Budget 101: State employee pay raises “financially feasible”?

Under state law, any collectively bargained pay raises and benefit increases for state employees must be declared “financially feasible for the state” by the Office of Financial Management (OFM). While this review sounds like a good idea, it isn’t useful if OFM chooses to willfully ignore reality so that it can give its stamp of approval.

That’s the situation the state currently finds itself in. The Governor’s Office negotiated pay and benefit hikes with state employee unions, and OFM has declared the new costs to be financially feasible “considering the state’s obligations…in combination with the current and forecasted economic and revenue conditions for Washington.”

Apparently OFM considers the McCleary education funding case to be mere detail. Nowhere in its declaration of financial feasibility does it mention the massive looming costs, despite clearly qualifying as “the state’s obligations.”

McCleary costs are at the forefront of the coming budget negotiations, yet they apparently did not merit even a mention by OFM. Curious.

It’s not actually surprising, of course. OFM is part of the governor’s office. It is not about to declare the pay raises the governor just negotiated to be financially unfeasible.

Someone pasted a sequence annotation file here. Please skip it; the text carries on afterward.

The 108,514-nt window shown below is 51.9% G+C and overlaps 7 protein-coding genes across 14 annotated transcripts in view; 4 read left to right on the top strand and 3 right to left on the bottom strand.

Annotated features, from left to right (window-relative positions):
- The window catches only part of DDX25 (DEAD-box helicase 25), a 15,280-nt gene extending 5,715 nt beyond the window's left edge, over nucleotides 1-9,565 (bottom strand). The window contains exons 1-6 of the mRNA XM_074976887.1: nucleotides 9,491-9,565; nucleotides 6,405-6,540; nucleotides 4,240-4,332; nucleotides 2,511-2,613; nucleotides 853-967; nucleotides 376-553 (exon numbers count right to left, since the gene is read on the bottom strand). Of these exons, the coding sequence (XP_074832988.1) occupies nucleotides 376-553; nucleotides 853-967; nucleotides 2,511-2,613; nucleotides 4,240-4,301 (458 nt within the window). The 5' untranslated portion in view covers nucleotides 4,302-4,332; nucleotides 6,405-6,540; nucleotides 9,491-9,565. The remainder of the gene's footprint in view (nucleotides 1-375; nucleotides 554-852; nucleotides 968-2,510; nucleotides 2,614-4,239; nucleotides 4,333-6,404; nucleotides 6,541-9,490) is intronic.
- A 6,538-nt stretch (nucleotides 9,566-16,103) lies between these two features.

But let’s think through this situation logically. The governor negotiated pay raises, and OFM subsequently declared them to be an expense the state can afford with its rising revenues. Then OFM’s director previewed to reporters Tuesday that the governor will propose $1 billion in new taxes when he releases his budget proposal next week.

If the pay raises are coming out of rising state revenues, but tax increases are needed to cover necessary education spending, doesn’t that mean, by definition, that the governor’s office considers those pay raises a higher priority in the state budget than education funding?

Constitutionally K-12 schools are the state’s “paramount duty,” and the McCleary case is forcing the state to change the way it funds schools. Clearly, in some state leaders’ minds, that still doesn’t mean schools should come first in the budget.
-Rob McKenna

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Rob McKenna
Rob served two terms as Washington’s Attorney General, from 2005 to 2013. He successfully argued three cases before the U.S. Supreme Court and negotiated three of the largest consumer financial protection settlements in national history, all involving mortgage lending and servicing. He is a recognized leader in the development of consumer protections on the internet, in data protection and privacy regulation.